Diachenko V.I.

From kip to leather: revisiting the reconstruction of the traditional technology of material processing among the Altai people (early 20th century)

Based on the analysis of literary and archival sources, all stages of hand currying of animal skins, representing the full cycle of technological processes of their transformation into leather among the Northern and Southern Altaians, are reconstructed. The main materials about the work of the Altai tanners are drawn from the sources of the 1930s — the time when traditional leather currying was a mundane task in every family of cattle breeders or hunters. The main techniques of manual processing of hides and the basic stages of their transformation into leather are considered. The purposes and results of each stage of the technological process in the production of leather material are shown: preservation, soaking, grounding, dehairing, impregnation with special solutions for the purpose of fermentation, tanning, softening, and smoke-drying of the skin. Like other pastoral and hunting peoples, the Altaians sewed fur clothing and footwear, for which purpose they used a composition made from fermented crushed liver and brain of animals to loosen the “bakhtarma” (the reverse side of the skin) and preserve the hair on the skin. When currying sheepskin, the Teleuts, who were engaged in agriculture, used grain crops for the same purpose, preparing liquid dough for impregnation and tanning of the skin. Following the currying, the hide (skin) was smoke-dried. Soaked in fat and smoked skin did not harden in the rain and snow, and in summer its smell repelled mosquitoes and parasites. The result of laborious and time-consuming operations carried out by the ancient Altai tanners was the mastery of the technique of producing rawhide and tanned leather, as well as the manufacture of suede, which were used for the production of traditional clothing, footwear, objects of worship (shamanic drums) and everyday life. The southern Altaians even in the first third of the last century preserved the ancient tradition of sheepskin softening by fingernails. Women used their teeth to soften tough rawhide. One of the wooden implements for leather softening — edrek (Rus.: myalka), widely used in the cultures of nomads of the steppes and taiga, — still existed, according to the findings of archaeologists, among the early nomads of the Hunno-Sarmatian epoch (2nd c. BC — 5th c. AD). The results obtained by the study can be used to popularize the knowledge about environmentally friendly technological methods in the production of leather and peculiarities of local Altai traditions in the manufacture of hides by hand.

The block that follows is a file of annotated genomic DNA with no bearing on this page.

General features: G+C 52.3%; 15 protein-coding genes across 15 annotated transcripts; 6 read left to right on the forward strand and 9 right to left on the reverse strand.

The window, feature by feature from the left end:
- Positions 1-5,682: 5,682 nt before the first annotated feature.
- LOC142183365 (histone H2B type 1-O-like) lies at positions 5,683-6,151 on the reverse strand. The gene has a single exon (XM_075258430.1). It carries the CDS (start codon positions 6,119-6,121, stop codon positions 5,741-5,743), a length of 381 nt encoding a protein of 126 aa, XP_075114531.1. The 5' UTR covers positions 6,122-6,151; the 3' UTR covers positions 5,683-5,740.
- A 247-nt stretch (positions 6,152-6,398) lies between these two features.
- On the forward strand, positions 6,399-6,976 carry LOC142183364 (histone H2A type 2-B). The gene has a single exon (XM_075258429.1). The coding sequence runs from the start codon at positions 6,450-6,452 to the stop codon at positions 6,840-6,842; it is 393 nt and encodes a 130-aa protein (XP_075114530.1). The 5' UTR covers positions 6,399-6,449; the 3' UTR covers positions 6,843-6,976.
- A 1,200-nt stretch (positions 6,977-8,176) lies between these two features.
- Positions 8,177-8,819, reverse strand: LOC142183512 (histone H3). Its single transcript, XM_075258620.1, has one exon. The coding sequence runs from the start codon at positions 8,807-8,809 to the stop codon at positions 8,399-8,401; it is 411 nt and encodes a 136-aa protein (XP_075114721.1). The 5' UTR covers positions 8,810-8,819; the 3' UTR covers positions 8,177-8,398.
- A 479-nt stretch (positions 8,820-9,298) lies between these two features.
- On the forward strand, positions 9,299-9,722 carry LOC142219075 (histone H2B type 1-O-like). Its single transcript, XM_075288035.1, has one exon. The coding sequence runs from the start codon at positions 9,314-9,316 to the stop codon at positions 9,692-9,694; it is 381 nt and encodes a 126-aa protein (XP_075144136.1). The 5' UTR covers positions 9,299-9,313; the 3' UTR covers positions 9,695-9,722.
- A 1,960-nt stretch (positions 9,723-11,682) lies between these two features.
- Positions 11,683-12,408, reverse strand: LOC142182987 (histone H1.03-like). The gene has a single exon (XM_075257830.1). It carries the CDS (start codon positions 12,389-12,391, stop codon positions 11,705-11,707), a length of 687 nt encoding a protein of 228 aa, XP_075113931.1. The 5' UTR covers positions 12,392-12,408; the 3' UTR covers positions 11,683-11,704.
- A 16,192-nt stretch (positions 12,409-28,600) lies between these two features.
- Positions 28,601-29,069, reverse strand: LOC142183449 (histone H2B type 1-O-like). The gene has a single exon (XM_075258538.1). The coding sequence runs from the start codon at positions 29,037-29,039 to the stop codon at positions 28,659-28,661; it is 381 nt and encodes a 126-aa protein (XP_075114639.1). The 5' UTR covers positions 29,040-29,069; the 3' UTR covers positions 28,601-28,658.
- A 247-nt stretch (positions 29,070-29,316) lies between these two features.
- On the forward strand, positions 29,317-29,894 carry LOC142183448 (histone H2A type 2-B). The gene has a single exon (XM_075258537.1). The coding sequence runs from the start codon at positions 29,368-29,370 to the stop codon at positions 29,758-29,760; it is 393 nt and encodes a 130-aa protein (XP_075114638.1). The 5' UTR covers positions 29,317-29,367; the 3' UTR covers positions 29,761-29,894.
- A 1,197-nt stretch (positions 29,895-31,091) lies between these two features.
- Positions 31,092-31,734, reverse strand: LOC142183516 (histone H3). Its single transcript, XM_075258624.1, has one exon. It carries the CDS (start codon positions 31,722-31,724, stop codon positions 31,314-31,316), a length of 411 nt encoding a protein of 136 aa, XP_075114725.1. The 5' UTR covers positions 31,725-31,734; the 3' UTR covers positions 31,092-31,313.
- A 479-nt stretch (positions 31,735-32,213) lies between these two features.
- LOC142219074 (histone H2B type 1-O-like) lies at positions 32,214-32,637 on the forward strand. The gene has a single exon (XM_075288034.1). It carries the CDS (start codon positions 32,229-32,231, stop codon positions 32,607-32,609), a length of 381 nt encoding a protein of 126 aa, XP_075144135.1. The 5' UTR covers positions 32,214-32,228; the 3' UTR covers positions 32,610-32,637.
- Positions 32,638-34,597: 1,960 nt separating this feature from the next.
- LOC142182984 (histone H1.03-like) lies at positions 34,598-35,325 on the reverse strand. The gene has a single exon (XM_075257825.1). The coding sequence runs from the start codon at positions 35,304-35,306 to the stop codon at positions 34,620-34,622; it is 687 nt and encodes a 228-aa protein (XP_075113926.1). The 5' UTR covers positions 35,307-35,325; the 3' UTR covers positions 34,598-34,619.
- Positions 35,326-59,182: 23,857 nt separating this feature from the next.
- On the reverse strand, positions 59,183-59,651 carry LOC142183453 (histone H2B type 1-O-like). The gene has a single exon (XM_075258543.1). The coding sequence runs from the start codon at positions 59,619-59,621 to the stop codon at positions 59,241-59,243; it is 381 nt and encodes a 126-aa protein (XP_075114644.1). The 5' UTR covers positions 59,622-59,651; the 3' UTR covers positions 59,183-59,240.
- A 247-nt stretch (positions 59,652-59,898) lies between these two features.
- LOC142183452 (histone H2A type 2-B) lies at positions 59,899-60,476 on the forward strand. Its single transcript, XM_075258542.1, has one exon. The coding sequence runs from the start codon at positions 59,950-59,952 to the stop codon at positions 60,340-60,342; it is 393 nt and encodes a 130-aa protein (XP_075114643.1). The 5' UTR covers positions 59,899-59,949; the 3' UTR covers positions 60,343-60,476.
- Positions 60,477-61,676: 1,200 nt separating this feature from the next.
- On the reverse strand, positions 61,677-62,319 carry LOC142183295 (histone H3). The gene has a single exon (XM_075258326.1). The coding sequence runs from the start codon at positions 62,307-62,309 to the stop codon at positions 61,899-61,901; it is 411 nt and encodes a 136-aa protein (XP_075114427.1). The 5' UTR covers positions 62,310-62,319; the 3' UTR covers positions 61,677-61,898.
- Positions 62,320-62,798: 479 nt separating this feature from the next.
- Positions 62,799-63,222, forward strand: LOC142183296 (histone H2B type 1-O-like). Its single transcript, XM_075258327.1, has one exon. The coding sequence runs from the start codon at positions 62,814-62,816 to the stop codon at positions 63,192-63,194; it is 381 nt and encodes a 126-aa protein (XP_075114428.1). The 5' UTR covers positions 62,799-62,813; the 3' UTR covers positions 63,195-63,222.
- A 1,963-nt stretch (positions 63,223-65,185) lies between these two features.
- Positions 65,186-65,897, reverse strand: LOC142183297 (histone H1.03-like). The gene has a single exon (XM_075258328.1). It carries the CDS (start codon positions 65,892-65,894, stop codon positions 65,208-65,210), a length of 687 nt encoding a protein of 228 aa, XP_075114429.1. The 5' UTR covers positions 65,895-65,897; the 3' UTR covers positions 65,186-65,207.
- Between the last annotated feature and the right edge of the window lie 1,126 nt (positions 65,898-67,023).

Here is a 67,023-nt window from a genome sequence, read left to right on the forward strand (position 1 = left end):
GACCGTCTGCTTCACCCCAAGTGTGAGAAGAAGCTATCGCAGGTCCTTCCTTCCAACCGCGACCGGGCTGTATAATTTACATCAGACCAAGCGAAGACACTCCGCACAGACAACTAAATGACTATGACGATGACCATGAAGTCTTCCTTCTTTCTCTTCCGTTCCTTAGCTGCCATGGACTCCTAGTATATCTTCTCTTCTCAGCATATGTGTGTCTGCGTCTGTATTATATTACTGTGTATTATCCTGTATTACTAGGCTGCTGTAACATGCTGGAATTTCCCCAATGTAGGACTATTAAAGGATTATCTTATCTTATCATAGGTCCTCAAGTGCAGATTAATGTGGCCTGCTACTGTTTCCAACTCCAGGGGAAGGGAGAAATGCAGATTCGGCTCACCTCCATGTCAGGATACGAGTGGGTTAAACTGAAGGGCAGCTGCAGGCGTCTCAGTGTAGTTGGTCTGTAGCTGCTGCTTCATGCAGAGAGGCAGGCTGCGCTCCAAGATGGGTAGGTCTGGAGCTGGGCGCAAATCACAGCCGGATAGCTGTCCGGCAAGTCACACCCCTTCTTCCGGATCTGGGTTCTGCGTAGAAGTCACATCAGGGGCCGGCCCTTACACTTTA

Keywords: Altaians, rawhide, scraper, tanning, tannins, smoking skins, chamois.


Kiselev S.B.

Nomadic reindeer herding of the Kanin Peninsula and its transformations (the first third of the 20th century — first quarter of the 21st century)

The territory of the Kanin Peninsula is a part of Nenets Autonomous District (the north of European Russia), and it borders on the south with the Mezen River basin. The Kanin Tundra occupies almost the entire area of the peninsula. The Kanin Peninsula is the most western region of traditional inhabitance of the Nenets and Izhma Komi ethnic groups. Historically, the nomadic economy of local reindeer herders was based on combination of reindeer husbandry, hunting and fishing. In this paper, different types of nomadic reindeer herding in the region in the first third of the 20th century and transformations currently occurring in the traditional economy are analyzed. The main research sources are represented by the materials of the Circumpolar Census of 1926/27 and materials of the author’s field studies. In the paper, principal components of nomadic reindeer herding in the region were studied, such as herd size and composition, migrations routes etc. Moreover, the factors determining specifics of the economic structure of the Nenets and Izhma Komi groups are analyzed, namely, the nature of interactions between the nomadic and sedentary populations of the region and the degree of orientation toward the “market” of nomadic economies. Characteristics of three basic types of the nomadic economy (hunting-and-fishing, mixed, and large herding) are given. The economic focus of households was determining the content of all elements of the traditional lifestyle. In the early 1930s, collectivization began in the region, and the nomadic reindeer husbandry started developing within collective and state farms; there existed nomadic reindeer herding. This circumstance greatly affected the nomadic economy of the region. In the early 1990s, collective and state farms were transformed into agricultural cooperatives. Comparing the nomadic economy of the two selected periods, it is concluded that the role of the reindeer husbandry in the occupational structure of the Nenets and Izhma Komi groups is currently increasing due to concentration of the industry within cooperatives. At the same time, the role of other occupations (hunting and fishing) is decreasing along with the loss of the natural foundations of the nomadic economy.

Keywords: European North of Russia, Kanin Peninsula, XX century, Nenets, Komi-Izhemtsy, traditional economy, nomadic reindeer herding.


Smetanin F.A.